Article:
Extreme Heat Safety Rules Enacted for Oregon Workplaces

By Olivia Hariharan Godt

In response to hotter summers and increased wildfires, both Oregon and Washington have recently passed legislation aimed at keeping workers safe in these conditions. Oregon’s OSHA adopted its rules in May of 2022 and Washington’s Department of Labor and Industries adopted its rules in June of 2022. 

In this article, you will find details about Oregon’s Heat Safety Rules, which became effective on June 15, 2022. If you want to learn about other heat and wildfire rules, you can find articles here: Oregon Wildfire Smoke, Washington Extreme Heat, and Washington Wildfire Smoke.

When the heat index reaches 80 degrees, regardless of whether the worker is inside or outside, employers must:

  • Ensure that there is a sufficient supply of free drinking water that is immediately and readily available to exposed employees at all times. In addition:
  • The water must be cool (between 35 and 77 degrees),
    • There must be enough water for each employee to drink 32 ounces of water per hour, and
    • Employees must have ample time to drink water.
  • Establish one or more shade areas that are immediately and readily available to exposed employees who are outdoors. The shade area must:
  • Be open to the outside air or provide mechanical ventilation for cooling,
    • Be large enough to accommodate all employees on recovery, their rest period, or their meal period,
    • Be as close as practical to where the employees are working, and
    • If trees or vegetation are used to provide shade, the shade from the vegetation must provide a sufficient shadow to protect employees.
    • If it’s not possible to provide a shade area, alternative methods of cooling must be provided.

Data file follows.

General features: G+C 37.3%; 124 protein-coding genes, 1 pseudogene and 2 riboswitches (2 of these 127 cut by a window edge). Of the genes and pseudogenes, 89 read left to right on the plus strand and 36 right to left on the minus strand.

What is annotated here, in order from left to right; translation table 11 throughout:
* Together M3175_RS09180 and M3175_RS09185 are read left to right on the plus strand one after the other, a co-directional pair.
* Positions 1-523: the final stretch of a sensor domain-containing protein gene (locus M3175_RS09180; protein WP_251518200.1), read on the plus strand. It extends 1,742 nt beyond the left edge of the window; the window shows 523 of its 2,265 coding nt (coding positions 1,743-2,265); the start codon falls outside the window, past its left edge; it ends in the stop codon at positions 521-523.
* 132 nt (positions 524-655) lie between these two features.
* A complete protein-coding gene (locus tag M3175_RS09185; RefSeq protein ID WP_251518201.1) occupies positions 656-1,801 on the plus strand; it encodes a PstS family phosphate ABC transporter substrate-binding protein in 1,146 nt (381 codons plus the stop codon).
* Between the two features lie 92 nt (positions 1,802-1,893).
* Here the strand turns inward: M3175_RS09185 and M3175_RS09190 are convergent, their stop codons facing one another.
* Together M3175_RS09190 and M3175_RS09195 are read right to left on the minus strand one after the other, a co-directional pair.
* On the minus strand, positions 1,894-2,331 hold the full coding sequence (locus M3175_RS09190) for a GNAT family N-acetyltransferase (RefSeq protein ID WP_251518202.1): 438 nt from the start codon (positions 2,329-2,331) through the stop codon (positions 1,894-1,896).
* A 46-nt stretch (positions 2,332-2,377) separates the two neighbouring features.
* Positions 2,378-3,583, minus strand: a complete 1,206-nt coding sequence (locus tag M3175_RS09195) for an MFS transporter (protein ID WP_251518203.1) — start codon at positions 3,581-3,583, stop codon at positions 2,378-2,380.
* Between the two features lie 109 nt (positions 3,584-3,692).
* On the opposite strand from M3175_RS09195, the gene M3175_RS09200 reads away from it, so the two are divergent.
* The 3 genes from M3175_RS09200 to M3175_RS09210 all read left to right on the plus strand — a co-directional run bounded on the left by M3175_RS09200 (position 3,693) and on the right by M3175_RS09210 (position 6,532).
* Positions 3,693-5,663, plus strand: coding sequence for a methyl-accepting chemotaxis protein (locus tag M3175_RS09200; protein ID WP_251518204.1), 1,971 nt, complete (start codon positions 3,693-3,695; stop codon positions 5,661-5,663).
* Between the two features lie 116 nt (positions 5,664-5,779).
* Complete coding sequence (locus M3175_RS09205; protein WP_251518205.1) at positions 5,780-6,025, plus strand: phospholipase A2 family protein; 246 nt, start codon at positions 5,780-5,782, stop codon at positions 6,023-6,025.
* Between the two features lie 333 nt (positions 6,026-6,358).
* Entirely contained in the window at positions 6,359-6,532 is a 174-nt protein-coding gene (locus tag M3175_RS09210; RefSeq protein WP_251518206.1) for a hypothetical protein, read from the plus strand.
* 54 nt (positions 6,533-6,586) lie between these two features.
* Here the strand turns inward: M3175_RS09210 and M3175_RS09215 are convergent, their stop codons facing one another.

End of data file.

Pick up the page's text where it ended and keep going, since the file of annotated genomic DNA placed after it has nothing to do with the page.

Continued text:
If the heat index reaches 90 degrees, additional “high heat” rules apply:

  • Supervisor Contact. Employees should be able to contact a supervisor at any time. Communication must occur in a language and vocabulary that is readily understood by all employees.
  • Communication. Employers should implement means of observing and communicating with employees to identify heat-related illness, such as regular communication with employees working alone or creating a mandatory buddy system.
  • Emergency Medical Services. Employers should designate and equip one or more employees at each worksite to call for emergency medical services and allow other employees to call for medical services if the designated employee is not available.
  • Rest Break Schedule. Employers must develop and implement a heat illness prevention rest break schedule. Examples of permissible schedules are included in the rules. Generally, as the heat index increases, employers must provide longer and/or more frequent breaks.
  • Indoor Employees. If employees work inside without a mechanical ventilation system, then employers must measure the heat index within the building using methods explained in the rules.

In addition to these requirements, employers should develop an emergency medical plan, an acclimatization plan, and a heat illness prevention plan in accordance with the specifics in the rules. Supervisors and employees must undergo annual heat illness prevention training in a language and vocabulary that is readily understood and in a manner that facilitates employee feedback. Employers must keep records of who trained employees, which employees underwent training, and when the training occurred.

To view the rules in full, click here: Oregon Heat Safety Rules.

Now is the time to review your employee handbooks and policies to ensure compliance with these new rules. As always, we are happy to help. Feel free to reach out with questions or concerns.

This update is prepared for the general information of our clients and friends. It should not be regarded as legal advice. If you have questions about the issues raised here, please contact any of the attorneys in our Labor & Employment Practice Group, or the attorney with whom you normally consult.

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